The detested “sustainable growth rate (SGR) law by which Medicare reimbursements are determined still threatens to decrease payments to physicians by 24%  today, April 1.

If removal of this bill is enacted by both houses of Congress and approved by President Obama, it would go a long way to removing the noose over the head of physicians who rely on reimbursement for their large medicare and medicaid patient population.  In addition, removing the SGR would help shift payments  toward a value-based reimbursement model instead of the current fee-for-service that we have now.

According to Molly Cooke, MD, President of the American College of Physicians (ACP),:

“We certainly hope the bill will pass. We see it as a tremendous opportunity to get this whole SGR madness behind us once and for all and start turning our attention to more productive work on improving the way patients are cared for and physicians are paid for their care.”

The bill provides participating doctors and other eligible professionals (including midlevel practitioners) would be subject to a new merit-based incentive payment system (MIPS) that would consolidate the current Physician Quality Reporting System, the meaningful use electronic health record (EHR) incentive program, and the physician value-based modifier (VBM) program, which starts next year and will affect all physicians by 2017.[2] The rewards and penalties in the MIPS would replace the carrots and sticks in the 3 current programs, starting 2018.  From 2014 until 2018 there would be an annual raise of .5% for Medicare payments.

Other Bill Provisions

The Centers for Medicare & Medicaid Services (CMS) to collect information from practices to identify potentially misvalued services. That analysis could lead to a redistribution of a small percentage of Medicare payments;

• The use of clinical decision-support tools to determine the appropriateness of imaging tests; and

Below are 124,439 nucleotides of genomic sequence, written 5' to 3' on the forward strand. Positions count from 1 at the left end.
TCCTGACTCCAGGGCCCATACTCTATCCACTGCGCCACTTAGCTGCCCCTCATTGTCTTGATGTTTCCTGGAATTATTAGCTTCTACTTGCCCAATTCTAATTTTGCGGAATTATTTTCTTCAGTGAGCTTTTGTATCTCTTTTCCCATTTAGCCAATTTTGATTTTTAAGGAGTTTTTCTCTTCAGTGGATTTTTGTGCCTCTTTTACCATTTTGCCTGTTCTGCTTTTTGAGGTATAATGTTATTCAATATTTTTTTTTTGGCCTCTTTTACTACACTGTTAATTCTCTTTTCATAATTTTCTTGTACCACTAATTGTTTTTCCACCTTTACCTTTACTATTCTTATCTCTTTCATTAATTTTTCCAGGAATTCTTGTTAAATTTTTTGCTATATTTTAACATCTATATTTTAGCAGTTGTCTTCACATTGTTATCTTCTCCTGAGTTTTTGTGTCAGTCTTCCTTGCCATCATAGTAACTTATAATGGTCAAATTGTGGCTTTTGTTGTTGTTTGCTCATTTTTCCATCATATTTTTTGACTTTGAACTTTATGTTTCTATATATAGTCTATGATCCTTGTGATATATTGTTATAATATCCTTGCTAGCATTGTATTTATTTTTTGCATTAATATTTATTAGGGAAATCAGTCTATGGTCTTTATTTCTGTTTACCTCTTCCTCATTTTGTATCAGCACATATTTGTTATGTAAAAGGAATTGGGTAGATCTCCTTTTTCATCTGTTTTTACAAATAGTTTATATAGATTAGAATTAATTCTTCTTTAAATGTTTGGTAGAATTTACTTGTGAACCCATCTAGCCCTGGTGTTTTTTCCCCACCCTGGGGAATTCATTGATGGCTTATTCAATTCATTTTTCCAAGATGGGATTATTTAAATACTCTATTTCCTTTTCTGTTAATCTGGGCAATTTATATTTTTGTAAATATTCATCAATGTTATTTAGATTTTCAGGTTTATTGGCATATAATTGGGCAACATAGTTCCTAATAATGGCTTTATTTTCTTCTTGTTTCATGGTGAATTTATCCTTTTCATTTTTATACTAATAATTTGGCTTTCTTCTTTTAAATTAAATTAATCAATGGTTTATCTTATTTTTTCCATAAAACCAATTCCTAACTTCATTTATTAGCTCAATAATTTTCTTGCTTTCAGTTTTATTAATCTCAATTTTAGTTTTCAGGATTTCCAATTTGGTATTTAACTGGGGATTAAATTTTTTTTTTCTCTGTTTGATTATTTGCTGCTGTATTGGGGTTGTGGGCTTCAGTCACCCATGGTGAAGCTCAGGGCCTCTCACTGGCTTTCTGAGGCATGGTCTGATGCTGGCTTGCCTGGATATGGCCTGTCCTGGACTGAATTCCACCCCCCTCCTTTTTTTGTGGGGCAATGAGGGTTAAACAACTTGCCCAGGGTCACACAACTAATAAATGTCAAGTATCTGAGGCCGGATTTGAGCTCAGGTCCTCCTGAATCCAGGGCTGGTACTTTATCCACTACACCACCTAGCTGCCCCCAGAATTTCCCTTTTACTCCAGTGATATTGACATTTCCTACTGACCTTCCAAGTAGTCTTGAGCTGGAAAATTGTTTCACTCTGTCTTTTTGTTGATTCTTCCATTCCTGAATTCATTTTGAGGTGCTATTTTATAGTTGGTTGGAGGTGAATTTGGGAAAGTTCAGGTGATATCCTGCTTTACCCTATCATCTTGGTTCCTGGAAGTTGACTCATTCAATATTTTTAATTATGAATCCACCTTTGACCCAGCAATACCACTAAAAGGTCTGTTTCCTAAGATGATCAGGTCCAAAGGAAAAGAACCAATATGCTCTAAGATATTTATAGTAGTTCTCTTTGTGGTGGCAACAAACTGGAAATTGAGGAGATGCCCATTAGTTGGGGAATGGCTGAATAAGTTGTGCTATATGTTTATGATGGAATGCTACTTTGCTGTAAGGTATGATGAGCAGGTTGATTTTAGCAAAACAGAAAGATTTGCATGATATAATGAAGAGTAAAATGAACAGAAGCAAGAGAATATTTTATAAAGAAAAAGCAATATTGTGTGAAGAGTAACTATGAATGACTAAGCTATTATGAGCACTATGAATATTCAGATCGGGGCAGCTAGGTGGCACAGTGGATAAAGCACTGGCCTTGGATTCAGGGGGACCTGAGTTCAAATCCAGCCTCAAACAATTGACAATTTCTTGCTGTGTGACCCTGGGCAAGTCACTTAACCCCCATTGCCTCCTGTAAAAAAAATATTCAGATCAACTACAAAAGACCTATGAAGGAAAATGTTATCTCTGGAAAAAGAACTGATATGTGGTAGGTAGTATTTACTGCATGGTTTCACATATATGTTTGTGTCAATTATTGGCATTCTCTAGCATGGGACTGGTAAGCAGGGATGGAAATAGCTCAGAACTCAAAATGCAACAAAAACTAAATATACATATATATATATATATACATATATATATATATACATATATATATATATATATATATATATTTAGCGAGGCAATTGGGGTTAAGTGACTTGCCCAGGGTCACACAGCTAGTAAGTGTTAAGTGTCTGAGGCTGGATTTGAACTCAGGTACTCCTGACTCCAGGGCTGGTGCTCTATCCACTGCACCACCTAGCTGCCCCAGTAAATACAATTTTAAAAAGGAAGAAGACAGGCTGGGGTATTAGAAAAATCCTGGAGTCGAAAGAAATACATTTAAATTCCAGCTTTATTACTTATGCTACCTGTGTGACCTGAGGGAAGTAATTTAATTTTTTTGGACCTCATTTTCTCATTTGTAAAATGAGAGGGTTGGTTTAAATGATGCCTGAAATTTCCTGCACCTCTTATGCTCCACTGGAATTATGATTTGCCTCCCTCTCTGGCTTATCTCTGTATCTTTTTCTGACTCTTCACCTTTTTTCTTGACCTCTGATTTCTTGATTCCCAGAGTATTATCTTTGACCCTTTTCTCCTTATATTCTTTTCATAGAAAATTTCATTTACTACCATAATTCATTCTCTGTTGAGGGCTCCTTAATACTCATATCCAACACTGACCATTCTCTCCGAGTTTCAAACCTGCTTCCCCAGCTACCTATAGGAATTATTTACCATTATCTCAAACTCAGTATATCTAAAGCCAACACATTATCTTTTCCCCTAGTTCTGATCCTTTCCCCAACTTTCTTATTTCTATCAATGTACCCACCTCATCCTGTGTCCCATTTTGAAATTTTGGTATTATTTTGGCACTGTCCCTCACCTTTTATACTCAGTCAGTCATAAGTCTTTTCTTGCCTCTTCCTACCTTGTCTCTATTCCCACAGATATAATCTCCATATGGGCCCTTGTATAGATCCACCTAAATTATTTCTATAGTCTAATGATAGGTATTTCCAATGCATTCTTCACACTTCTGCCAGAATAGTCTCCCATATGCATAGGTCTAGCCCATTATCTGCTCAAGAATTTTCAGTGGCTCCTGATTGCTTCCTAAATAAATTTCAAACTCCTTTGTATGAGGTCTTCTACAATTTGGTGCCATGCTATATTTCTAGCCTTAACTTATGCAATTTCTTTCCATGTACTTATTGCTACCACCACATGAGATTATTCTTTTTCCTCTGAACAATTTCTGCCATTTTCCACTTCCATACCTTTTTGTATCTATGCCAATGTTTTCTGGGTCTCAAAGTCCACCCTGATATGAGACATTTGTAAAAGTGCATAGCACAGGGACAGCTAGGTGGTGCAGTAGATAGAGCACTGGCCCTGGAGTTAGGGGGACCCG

• The publication of MIPS quality and resource use data on CMS’ Physician Compare Website.

Nationwide medical societies support the SGR replacement legislation since it has been  threatening the income of most doctors as of 1997.  Every year when it comes time to renew the SGR or repeal it,  Congress has enacted a series of “doc fixes” to put off legally required pay cuts since 2003.

However, each year since 2003, we have seen more physicians give up participation in Medicare or ween the patient list of Medicare patients as they evaluate the percentage of patients in the CMS program and how much a decrease would hurt. (or make them close their office doors from inability to cover costs).  We have also seen a flight of physicians over the last decade go from private practice to being employees of hospitals or large medical corporations.  This has led to speculation as to whether the “Era of Private Practice” is gone and whether “private practice is dead”.

What has been your experience?  Have your personal physicians become harder to see or no longer around?  As a physician, have you closed your doors to private practice or to seniors in the community?

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